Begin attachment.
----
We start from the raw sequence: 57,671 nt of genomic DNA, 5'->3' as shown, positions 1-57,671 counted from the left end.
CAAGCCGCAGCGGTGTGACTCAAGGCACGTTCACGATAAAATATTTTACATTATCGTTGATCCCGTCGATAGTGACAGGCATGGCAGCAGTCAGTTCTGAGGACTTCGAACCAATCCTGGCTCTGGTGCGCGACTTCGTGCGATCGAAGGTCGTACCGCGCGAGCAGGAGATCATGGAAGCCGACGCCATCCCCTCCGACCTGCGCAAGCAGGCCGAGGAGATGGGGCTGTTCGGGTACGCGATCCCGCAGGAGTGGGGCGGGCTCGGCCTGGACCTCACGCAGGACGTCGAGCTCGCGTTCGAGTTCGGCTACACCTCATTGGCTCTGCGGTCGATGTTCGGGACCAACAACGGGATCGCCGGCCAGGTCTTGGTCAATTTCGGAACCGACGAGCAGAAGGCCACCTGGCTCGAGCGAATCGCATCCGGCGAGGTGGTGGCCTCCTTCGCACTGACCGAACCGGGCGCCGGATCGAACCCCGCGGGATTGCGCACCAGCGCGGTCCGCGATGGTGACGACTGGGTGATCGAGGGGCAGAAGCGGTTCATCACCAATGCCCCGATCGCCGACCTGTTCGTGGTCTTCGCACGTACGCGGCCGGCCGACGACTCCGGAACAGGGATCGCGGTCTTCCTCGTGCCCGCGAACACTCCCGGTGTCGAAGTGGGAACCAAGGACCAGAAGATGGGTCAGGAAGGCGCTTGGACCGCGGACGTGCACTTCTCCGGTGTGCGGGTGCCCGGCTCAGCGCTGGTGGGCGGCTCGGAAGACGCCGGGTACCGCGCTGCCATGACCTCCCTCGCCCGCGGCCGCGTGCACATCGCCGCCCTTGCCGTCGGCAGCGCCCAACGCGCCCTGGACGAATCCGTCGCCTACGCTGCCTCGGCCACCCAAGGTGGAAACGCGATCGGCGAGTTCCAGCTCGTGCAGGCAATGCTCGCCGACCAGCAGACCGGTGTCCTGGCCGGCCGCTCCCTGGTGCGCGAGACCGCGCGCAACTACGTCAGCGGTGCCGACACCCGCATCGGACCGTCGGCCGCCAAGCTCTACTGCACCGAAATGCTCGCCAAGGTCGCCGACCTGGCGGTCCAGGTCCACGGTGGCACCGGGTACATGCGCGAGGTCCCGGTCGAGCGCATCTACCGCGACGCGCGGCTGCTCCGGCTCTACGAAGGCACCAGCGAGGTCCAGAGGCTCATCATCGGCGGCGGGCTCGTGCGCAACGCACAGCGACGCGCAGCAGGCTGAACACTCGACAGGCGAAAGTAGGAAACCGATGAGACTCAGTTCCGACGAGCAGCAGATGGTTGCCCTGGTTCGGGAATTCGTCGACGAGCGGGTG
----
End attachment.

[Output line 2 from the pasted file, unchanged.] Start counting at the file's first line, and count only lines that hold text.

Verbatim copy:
CAAGCCGCAGCGGTGTGACTCAAGGCACGTTCACGATAAAATATTTTACATTATCGTTGATCCCGTCGATAGTGACAGGCATGGCAGCAGTCAGTTCTGAGGACTTCGAACCAATCCTGGCTCTGGTGCGCGACTTCGTGCGATCGAAGGTCGTACCGCGCGAGCAGGAGATCATGGAAGCCGACGCCATCCCCTCCGACCTGCGCAAGCAGGCCGAGGAGATGGGGCTGTTCGGGTACGCGATCCCGCAGGAGTGGGGCGGGCTCGGCCTGGACCTCACGCAGGACGTCGAGCTCGCGTTCGAGTTCGGCTACACCTCATTGGCTCTGCGGTCGATGTTCGGGACCAACAACGGGATCGCCGGCCAGGTCTTGGTCAATTTCGGAACCGACGAGCAGAAGGCCACCTGGCTCGAGCGAATCGCATCCGGCGAGGTGGTGGCCTCCTTCGCACTGACCGAACCGGGCGCCGGATCGAACCCCGCGGGATTGCGCACCAGCGCGGTCCGCGATGGTGACGACTGGGTGATCGAGGGGCAGAAGCGGTTCATCACCAATGCCCCGATCGCCGACCTGTTCGTGGTCTTCGCACGTACGCGGCCGGCCGACGACTCCGGAACAGGGATCGCGGTCTTCCTCGTGCCCGCGAACACTCCCGGTGTCGAAGTGGGAACCAAGGACCAGAAGATGGGTCAGGAAGGCGCTTGGACCGCGGACGTGCACTTCTCCGGTGTGCGGGTGCCCGGCTCAGCGCTGGTGGGCGGCTCGGAAGACGCCGGGTACCGCGCTGCCATGACCTCCCTCGCCCGCGGCCGCGTGCACATCGCCGCCCTTGCCGTCGGCAGCGCCCAACGCGCCCTGGACGAATCCGTCGCCTACGCTGCCTCGGCCACCCAAGGTGGAAACGCGATCGGCGAGTTCCAGCTCGTGCAGGCAATGCTCGCCGACCAGCAGACCGGTGTCCTGGCCGGCCGCTCCCTGGTGCGCGAGACCGCGCGCAACTACGTCAGCGGTGCCGACACCCGCATCGGACCGTCGGCCGCCAAGCTCTACTGCACCGAAATGCTCGCCAAGGTCGCCGACCTGGCGGTCCAGGTCCACGGTGGCACCGGGTACATGCGCGAGGTCCCGGTCGAGCGCATCTACCGCGACGCGCGGCTGCTCCGGCTCTACGAAGGCACCAGCGAGGTCCAGAGGCTCATCATCGGCGGCGGGCTCGTGCGCAACGCACAGCGACGCGCAGCAGGCTGAACACTCGACAGGCGAAAGTAGGAAACCGATGAGACTCAGTTCCGACGAGCAGCAGATGGTTGCCCTGGTTCGGGAATTCGTCGACGAGCGGGTG